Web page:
IMC 2018: Sessions

Session 301: New Approaches to a Climate History of the 13th and 14th Century: Tipping Points and Extreme Events

Monday 2 July 2018, 16.30-18.00

Organiser:Martin Bauch, Leibniz-Institut für Geschichte und Kultur des östlichen Europa, Leipzig
Moderator/Chair:Chantal Camenisch, Historisches Institut, Universität Bern
Paper 1311-aThe Onset of the Little Ice Age in 14th-Century Central Europe: Evidence from Narrative Sources and Deliberations about the Utility of Other Source Types
(Language: English)
Annabell Engel, Leibniz-Institut für Geschichte und Kultur des östlichen Europa, Leipzig
Index terms: Archives and Sources, Charters and Diplomatics, Daily Life, Social History
Paper 1311-bEconomic and Social Impact of Climate in Northern Alpine Regions, c. 1280-1330
(Language: English)
Thomas Labbé, Archéologie, Terre, Histoire, Sociétés (ARTEHIS - UMR 6298), Université de Bourgogne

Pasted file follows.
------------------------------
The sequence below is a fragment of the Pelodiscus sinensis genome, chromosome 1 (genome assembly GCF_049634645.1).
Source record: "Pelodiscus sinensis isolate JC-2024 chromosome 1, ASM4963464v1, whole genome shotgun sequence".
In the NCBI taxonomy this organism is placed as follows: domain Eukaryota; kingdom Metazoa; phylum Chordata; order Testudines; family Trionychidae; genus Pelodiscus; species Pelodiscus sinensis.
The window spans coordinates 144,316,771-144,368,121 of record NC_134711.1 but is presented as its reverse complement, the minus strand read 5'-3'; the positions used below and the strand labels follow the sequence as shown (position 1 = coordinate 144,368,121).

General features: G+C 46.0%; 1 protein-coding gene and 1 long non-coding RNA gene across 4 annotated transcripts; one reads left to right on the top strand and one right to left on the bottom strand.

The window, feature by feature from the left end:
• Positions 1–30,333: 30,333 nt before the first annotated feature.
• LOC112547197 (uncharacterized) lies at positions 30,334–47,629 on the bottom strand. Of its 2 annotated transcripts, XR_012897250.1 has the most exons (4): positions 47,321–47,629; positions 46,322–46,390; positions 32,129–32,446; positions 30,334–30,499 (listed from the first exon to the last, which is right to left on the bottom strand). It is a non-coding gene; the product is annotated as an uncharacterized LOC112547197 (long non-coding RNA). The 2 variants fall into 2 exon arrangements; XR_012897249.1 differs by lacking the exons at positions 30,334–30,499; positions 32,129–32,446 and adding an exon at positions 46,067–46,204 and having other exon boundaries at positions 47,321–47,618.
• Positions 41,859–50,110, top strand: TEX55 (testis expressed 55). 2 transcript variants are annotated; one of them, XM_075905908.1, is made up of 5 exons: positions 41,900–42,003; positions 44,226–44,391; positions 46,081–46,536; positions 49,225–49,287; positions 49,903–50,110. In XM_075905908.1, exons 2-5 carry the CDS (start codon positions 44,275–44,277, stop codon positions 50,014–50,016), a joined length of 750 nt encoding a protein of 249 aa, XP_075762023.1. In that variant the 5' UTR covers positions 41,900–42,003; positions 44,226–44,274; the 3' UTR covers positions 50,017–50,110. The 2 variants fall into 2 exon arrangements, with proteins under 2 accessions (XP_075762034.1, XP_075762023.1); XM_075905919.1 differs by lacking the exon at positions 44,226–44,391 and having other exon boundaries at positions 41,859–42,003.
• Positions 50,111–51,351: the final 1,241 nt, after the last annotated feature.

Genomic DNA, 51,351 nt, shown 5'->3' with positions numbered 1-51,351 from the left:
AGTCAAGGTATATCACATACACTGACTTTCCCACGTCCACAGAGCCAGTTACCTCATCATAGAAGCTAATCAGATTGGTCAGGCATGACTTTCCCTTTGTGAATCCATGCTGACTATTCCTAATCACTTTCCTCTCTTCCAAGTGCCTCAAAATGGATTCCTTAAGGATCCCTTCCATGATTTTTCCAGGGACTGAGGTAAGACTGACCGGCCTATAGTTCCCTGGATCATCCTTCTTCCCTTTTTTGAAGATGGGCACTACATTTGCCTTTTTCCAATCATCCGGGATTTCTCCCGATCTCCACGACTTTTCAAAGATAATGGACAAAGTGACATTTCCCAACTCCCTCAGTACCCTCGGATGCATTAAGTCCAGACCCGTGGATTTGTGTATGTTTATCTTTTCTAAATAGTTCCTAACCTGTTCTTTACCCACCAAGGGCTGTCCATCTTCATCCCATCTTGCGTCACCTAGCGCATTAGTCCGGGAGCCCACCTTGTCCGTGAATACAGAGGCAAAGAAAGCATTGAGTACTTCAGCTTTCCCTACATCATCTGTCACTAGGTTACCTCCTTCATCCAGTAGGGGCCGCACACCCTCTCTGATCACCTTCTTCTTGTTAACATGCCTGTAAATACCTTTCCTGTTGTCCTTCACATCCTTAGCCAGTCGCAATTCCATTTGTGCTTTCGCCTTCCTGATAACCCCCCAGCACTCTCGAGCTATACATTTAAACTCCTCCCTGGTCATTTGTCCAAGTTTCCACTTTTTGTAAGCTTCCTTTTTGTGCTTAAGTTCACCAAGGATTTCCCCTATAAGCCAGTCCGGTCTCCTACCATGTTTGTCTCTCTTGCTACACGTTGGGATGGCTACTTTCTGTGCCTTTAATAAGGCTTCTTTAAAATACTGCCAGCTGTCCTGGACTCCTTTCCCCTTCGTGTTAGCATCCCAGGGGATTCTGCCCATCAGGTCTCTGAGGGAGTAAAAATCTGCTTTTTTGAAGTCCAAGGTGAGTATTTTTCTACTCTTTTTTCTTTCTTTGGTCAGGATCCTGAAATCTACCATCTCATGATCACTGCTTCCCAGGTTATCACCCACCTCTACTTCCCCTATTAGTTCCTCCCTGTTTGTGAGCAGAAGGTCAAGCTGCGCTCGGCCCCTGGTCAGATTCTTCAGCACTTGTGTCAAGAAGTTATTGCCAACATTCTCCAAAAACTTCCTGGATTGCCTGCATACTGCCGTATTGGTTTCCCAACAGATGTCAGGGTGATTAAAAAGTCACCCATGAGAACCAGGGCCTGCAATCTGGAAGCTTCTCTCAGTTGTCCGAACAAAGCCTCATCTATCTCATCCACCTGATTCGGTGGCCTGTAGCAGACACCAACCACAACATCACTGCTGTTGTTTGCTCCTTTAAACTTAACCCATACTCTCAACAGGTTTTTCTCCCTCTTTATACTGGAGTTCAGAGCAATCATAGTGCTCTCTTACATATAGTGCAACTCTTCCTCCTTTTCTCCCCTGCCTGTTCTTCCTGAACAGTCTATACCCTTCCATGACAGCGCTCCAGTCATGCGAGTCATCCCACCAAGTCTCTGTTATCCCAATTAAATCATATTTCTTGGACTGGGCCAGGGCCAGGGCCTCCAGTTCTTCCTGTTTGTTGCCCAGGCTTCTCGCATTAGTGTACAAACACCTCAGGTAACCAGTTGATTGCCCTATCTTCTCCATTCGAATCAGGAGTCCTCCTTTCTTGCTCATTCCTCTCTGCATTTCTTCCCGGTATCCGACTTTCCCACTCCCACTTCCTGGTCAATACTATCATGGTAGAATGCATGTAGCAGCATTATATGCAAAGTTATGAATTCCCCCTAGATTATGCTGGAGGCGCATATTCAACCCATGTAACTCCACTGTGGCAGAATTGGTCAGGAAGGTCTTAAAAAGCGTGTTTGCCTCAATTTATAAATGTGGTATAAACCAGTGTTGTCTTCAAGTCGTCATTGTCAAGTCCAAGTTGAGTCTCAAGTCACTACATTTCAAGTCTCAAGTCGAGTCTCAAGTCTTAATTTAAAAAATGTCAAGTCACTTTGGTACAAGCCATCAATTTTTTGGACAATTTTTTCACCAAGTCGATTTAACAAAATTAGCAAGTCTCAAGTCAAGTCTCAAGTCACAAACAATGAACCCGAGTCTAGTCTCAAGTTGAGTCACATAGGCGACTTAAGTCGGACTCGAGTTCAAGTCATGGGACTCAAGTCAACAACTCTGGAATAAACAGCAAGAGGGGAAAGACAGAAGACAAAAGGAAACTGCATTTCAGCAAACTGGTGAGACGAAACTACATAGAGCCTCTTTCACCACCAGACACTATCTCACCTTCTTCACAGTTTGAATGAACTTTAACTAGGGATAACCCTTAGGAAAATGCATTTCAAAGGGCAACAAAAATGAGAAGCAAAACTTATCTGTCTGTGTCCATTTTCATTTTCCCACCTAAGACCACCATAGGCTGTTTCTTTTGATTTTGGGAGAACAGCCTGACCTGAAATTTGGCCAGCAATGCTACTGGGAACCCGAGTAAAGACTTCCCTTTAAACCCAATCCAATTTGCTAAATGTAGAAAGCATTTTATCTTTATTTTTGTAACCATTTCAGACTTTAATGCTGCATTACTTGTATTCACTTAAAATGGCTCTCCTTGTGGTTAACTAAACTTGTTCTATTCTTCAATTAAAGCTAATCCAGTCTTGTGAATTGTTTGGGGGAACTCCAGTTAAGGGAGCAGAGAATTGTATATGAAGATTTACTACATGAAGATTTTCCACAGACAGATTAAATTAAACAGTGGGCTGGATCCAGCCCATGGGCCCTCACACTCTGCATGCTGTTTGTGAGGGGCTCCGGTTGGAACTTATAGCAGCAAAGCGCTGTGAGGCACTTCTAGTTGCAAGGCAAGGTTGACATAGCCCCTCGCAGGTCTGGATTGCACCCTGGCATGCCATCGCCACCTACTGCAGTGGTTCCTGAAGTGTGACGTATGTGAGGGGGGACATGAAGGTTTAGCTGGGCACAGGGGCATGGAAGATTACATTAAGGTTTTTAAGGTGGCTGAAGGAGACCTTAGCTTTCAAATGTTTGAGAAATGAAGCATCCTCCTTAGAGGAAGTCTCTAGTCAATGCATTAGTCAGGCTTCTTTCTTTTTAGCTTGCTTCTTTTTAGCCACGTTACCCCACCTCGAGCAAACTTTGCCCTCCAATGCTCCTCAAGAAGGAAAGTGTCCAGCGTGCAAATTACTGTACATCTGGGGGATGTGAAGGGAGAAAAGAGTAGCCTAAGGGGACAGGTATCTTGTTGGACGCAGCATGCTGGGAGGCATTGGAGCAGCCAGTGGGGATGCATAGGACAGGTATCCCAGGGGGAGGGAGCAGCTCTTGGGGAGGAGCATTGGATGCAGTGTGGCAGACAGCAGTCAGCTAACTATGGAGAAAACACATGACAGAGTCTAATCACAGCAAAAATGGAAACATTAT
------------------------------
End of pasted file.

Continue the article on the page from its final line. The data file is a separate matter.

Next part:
Index terms: Archives and Sources, Daily Life, Economics - Rural, Social History
Paper 1311-cA Decade of Flooding: Infrastructural and Institutional Responses to Extreme Precipitation in Bologna between 1309 and 1321
(Language: English)
Martin Bauch, Leibniz-Institut für Geschichte und Kultur des östlichen Europa, Leipzig
Index terms: Administration, Local History, Social History, Technology
Abstract

The decades around 1300 have been traditionally regarded as a watershed in the climate history of Medieval Europe: The end of the Medieval Climate Anomaly and the onset of the Little Ice Age, be it gradually or abrupt, have been located and connected with well researched events like the Great Famine of 1315-1321 in Western Europe. The session aims to shed light on this period of transition for regions that have been less well researched. Furthermore, narrative sources are not the only possible way to explore late medieval climate change, as administrative archival sources and charters demonstrate impressively.